COVID-19 and coaching

COVID-19 and coaching

Covid-19 is already impacting the way people live their lives and this is likely to continue over the coming weeks and months. It is incumbent of us all to ensure we adhere to the guidelines as laid out by the Government as we try to mitigate the spread of this virus.

 

Our customers are starting to consider if they should play golf or have lessons.  PGA Members are already experiencing lesson cancellations or seeking refunds. It is, however, important to be proactive where possible during these challenging times. Reassuring your customers that you are compliant with the current Government guidance and making the environment as safe as possible will help you to continue coaching or at the very least, it will assist your business to recover as quickly as possible, once sanctions are relaxed.

It is important to remember that doing exercise, staying fit and healthy boosts the immune system. Included in the current Government guidance is the need to exercise, walking has been highlighted as a specific activity of choice. Golf, in an adapted environment, can help to meet the exercise commitment.

Below we have provided 15 things you may like to consider that may help you to provide a place for people to exercise and participate whilst minimising risk.

Addressing direct transmission, the enclosed environment:

  1. Promote coaching and play that takes place outdoors (reduce the risk to you and your clients, no coaching in a studio)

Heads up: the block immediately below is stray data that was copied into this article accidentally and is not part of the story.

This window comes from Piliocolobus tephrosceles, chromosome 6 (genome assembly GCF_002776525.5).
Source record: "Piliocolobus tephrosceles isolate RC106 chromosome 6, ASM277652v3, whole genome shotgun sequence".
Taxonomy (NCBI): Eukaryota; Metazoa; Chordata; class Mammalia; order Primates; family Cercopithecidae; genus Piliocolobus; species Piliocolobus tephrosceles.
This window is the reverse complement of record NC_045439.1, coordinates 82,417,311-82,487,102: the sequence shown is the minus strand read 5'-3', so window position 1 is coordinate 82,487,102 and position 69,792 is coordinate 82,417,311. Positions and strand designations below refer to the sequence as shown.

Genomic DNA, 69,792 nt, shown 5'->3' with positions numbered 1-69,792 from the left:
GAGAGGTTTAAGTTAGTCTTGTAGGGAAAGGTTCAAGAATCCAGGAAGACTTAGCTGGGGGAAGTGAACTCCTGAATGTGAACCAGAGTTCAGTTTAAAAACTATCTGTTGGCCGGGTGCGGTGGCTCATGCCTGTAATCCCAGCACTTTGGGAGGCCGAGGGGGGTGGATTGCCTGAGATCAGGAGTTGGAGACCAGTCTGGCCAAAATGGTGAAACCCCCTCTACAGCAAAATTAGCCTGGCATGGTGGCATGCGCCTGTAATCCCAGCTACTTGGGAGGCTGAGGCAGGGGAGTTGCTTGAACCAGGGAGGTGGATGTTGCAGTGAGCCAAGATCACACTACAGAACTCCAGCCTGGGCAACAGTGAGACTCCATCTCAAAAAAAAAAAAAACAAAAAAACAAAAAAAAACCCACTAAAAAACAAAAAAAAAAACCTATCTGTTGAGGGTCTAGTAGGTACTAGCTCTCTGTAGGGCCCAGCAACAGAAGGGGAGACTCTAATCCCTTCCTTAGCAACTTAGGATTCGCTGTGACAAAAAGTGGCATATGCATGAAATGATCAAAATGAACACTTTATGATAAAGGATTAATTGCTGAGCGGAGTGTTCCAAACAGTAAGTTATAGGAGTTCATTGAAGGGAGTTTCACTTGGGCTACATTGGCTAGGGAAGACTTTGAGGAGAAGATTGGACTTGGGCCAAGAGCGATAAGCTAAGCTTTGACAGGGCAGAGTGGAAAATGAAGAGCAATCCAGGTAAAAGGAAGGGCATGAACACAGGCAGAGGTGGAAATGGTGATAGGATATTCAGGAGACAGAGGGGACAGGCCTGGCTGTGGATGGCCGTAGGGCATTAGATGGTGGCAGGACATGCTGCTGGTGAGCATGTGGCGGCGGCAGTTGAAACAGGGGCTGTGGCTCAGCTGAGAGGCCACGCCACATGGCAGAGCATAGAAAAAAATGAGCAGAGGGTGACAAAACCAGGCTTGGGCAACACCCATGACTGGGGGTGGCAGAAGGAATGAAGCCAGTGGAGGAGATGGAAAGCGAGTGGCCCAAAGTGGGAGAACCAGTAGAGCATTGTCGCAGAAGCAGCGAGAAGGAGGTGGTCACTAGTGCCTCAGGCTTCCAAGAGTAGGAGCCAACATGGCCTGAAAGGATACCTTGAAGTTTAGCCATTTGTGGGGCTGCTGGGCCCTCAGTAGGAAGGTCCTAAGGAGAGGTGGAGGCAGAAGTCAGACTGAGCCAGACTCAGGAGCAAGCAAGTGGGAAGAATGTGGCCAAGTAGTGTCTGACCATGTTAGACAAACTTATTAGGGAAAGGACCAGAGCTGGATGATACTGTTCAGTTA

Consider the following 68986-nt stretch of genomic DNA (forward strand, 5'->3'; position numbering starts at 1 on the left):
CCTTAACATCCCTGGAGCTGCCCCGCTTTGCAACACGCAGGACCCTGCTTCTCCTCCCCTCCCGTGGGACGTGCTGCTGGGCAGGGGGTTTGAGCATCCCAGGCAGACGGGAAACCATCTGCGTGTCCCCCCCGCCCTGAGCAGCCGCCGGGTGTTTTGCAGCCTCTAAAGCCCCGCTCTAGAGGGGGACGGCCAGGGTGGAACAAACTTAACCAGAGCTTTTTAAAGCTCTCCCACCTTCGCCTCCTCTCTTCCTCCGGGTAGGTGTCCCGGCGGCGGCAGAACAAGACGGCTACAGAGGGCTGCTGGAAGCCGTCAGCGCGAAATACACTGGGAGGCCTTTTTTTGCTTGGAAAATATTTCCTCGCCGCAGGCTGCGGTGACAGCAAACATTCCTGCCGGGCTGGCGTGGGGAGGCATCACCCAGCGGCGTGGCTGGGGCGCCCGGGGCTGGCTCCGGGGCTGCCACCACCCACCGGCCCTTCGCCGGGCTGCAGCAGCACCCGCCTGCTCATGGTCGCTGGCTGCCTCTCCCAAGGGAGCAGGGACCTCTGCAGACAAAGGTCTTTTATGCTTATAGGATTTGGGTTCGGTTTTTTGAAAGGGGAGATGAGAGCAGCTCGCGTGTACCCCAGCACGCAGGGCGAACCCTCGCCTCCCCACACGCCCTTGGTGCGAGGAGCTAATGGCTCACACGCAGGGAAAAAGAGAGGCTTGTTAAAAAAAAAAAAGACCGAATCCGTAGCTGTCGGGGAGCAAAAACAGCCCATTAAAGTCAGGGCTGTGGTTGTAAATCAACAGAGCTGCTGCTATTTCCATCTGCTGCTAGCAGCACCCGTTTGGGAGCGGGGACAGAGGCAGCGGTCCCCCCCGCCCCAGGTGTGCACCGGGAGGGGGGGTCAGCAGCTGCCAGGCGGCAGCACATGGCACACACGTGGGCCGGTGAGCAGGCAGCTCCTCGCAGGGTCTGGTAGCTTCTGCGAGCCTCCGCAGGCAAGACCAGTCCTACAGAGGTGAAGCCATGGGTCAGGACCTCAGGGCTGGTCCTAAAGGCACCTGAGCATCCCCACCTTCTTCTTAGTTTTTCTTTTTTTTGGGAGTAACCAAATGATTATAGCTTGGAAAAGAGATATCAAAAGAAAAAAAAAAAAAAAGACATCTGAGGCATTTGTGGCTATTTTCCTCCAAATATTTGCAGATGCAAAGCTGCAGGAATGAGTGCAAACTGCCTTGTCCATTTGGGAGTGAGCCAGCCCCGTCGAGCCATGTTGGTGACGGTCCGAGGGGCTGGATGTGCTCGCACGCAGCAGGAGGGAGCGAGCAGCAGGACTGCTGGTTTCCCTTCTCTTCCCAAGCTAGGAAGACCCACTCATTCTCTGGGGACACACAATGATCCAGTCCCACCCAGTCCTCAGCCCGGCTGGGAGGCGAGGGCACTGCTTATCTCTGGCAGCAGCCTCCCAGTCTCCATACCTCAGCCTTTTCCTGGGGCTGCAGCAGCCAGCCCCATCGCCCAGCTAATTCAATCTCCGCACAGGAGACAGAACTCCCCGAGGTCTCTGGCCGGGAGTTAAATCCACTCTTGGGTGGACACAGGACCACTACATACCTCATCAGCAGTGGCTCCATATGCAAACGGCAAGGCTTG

2. Think about coaching on the course, again this encourages people to play whilst providing plenty of room to practise social distancing
  3. Much like coaching safety zones, create a 2-meter exclusion zone around the lesson that no one enters
  4. If you must move a player, use an alignment stick, which is easy sterilised after each lesson.
  5. If you can get hold of face mask, wear it, the advice to date states that this helps in preventing us from spreading the germs to another person, or have tissues at hand to catch the cough or sneeze. Remember that they are only effective for a limited period of time, usually less than an hour

Indirect transmission:

  1. Washing hands with soap and water before and after the session. Why? The soap loosens the bonds that hold a virus together making it easier to kill and wash away with water.
  2. Provide hand sanitiser (at least 60% alcohol) for you and your clients.
  3. Offer short game coaching sessions that allow the client to use their golf balls, that way they are not sharing equipment that other people have touched.
  4. Take flags out of the holes, again this is a shared surface environment.
  5. Think about drawing circles on the ground that people putt and chip towards rather than a cup that offers a hard surface for a virus to live on.

On the Range:

  1. Make sure the ball washer has soap in the machine
  2. Provide hand sanitiser (at least 60% alcohol) for people to push the buttons on a ball machine, or demonstrate the multifunctional role of a tee peg in pushing buttons
  3. Clean the baller dispenser surfaces frequently
  4. Coach on the side of the range that fewest people can walk past
  5. Make pupils use their own equipment

Communication

Ensure that you tell your customers about the measures that you are taking to provide a safer environment.  This will generate confidence not just in the present but also benefit the future when sanctions start to be lifted.

Government guidelines may indeed become more restrictive into the future, however regardless of whether you are able to continue delivering a service to your golfing cohort it is essential that you maintain communication.  Regular communication with your customers, who may themselves be experiencing extremes of isolation will assist in developing a community spirit that will serve you and the golf club well in the months to follow.

Please let us know of any successful ideas and initiatives as we look to share this practice amongst the membership. Membership@pga.org.uk

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